(Fig. 15). Endemic. Kermadec Islands (Macauley Island, Curtis Island, Haszard Islet and Cheeseman Island).
Lepidium castellanum is distinguished by its very robust, shrubby growth habit (Fig. 27), sometimes up to 1.8 × 2.0 m, erect, often closely packed, usually leafy stems, narrowly lanceolate to linear-lanceolate upper stem leaves, and by the very long, needle-shaped teeth of the leaves which reach well beyond the leaf margin (Figs 28–30). In this species, the pedicels (and often the inflorescence rachises) are minutely hairy (Fig. 31), whilst those of Lepidium oleraceum are glabrous. Lepidium castellanum is sympatric with Lepidium oleraceum on Curtis Island. Elsewhere, in northern New Zealand, especially on the Poor Knights and Hen (Taranga) islands, narrow-leaved forms of Lepidium oleraceum are also common. However, these plants have a much smaller growth habit, their leaves lack the distinctive long needle-shaped teeth and long-acuminate leaf apices of Lepidium castellanum, and, as with Lepidium oleraceum populations elsewhere, their pedicels are glabrous.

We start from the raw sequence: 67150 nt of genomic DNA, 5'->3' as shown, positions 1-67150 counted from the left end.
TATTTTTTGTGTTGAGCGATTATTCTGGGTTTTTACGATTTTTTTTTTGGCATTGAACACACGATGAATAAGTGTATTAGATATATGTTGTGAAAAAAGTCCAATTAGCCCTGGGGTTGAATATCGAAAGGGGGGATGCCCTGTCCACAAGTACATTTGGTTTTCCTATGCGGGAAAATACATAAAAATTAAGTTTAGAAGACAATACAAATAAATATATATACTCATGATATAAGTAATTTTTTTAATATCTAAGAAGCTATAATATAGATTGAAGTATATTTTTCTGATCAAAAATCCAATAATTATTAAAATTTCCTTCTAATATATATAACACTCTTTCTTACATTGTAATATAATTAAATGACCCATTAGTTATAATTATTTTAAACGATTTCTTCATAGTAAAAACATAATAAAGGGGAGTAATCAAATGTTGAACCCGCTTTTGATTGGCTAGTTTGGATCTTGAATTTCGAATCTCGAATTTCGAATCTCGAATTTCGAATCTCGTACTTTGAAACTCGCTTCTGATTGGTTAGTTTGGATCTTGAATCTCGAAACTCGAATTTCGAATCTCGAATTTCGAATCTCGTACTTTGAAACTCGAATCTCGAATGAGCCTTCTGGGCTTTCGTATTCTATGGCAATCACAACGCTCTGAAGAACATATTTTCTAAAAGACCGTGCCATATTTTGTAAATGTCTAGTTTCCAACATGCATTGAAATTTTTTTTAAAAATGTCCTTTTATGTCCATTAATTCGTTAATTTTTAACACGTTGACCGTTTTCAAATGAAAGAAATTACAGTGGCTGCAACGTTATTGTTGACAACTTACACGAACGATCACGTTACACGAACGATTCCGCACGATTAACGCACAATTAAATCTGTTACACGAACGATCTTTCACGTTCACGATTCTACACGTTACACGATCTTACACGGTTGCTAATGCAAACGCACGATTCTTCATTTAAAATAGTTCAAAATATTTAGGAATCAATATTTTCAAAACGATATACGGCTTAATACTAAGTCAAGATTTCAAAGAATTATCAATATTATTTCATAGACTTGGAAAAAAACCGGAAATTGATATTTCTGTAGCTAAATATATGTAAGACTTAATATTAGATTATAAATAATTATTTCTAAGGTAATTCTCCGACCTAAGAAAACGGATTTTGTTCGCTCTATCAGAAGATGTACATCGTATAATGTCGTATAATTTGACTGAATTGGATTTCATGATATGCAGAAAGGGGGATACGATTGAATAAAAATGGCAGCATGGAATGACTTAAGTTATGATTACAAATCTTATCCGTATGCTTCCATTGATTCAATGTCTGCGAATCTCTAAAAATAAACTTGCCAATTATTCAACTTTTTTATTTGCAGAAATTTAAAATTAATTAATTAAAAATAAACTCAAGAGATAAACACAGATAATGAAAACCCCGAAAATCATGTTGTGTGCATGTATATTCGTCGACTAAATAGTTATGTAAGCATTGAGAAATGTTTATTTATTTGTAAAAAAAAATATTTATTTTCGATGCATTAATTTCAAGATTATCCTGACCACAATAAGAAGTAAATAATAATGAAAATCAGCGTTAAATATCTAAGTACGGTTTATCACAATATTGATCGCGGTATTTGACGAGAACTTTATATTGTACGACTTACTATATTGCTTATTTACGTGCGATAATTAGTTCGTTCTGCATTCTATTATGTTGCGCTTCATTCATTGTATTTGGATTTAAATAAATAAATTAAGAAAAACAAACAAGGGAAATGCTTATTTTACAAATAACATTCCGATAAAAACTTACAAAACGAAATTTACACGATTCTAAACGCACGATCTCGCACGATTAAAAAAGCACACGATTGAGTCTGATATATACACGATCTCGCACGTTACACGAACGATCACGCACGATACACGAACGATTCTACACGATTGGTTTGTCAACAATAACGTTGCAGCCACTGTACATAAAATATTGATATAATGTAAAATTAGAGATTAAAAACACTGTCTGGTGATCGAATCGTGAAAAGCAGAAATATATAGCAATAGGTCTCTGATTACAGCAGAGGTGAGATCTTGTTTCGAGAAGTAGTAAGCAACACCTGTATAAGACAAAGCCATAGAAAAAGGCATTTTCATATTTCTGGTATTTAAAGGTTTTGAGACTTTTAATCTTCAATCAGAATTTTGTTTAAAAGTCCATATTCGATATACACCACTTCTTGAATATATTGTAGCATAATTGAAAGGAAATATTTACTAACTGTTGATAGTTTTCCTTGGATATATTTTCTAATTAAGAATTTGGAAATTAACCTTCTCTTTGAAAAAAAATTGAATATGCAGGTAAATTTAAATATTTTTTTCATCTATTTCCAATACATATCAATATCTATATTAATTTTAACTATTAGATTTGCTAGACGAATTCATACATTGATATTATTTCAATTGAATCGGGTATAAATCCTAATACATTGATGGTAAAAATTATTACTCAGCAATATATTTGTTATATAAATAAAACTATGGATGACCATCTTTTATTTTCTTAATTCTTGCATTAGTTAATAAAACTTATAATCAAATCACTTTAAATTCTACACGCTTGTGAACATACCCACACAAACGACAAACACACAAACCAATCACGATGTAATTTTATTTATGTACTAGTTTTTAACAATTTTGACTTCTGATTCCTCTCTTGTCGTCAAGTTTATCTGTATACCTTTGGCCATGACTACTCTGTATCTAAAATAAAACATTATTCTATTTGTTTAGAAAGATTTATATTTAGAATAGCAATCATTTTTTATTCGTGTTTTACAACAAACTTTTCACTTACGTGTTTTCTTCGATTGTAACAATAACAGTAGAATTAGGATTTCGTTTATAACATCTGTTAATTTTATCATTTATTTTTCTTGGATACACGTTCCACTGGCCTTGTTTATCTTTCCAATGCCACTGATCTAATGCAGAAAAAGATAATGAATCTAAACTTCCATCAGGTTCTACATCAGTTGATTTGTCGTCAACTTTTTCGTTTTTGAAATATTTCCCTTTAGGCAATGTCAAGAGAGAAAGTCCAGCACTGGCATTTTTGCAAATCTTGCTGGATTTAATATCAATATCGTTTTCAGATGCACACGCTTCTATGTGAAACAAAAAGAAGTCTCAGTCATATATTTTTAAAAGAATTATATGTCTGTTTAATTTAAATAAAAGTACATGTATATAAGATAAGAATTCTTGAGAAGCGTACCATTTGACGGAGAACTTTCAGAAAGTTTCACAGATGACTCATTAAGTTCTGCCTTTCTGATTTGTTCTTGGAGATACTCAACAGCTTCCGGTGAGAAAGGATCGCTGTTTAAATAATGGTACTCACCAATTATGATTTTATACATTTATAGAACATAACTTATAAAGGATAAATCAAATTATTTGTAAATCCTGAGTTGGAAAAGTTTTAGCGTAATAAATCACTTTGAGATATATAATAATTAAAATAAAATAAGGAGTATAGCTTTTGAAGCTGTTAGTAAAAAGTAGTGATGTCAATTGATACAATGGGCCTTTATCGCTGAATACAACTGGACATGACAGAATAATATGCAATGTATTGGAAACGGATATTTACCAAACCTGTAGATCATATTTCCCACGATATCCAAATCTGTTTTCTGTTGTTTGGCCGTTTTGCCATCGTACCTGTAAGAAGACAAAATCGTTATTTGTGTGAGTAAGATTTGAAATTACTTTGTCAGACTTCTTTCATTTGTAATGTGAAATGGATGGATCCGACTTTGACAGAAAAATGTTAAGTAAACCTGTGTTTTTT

Lepidium castellanum is a sparse associate of the vegetation that has colonised the soft, erosion-prone cliff tops of Macauley Island, the less geothermally active summit slopes of Curtis Island, and the rocky tops of Haszard Islet and Cheeseman Island. On Macauley Island, Lepidium castellanum was recorded from open or sparsely vegetated, petrel-burrowed ground where it formed windswept shrubs in association with the creeping Scaevola gracilis Hook.f., tangles of Ipomoea cairica (L.) Sweet., Disphyma australe subsp. stricticaule Chinnock and Polycarpon tetraphyllum (L.) L. (Barkla et al. 2008; J. W. Barkla and T. C. Greene pers. comm.). On Curtis Island, it has been recorded growing amongst Disphyma australe subsp. stricticaule, while on the extensively seabird-burrowed Haszard Islet, it is one of the main shrub species, growing there in association with Myoporum rapense subsp. kermadecense (Sykes) Chinnock, Cyperus insularis Heenan et de Lange, Tetragonia tetragonioides (Pall.) Kuntze, and Parietaria debilis G.Forst. On Cheeseman Island, numerous seedlings and a few adults were seen in 2011 growing on heavily petrel-burrowed soil covered ledges amongst Disphyma australe subsp. stricticaule, and also as a few sub-adults within an active petrel colony in a narrow gully, growing in association with Cyperus insularis, Tetragonia tetragonioides, and Parietaria debilis.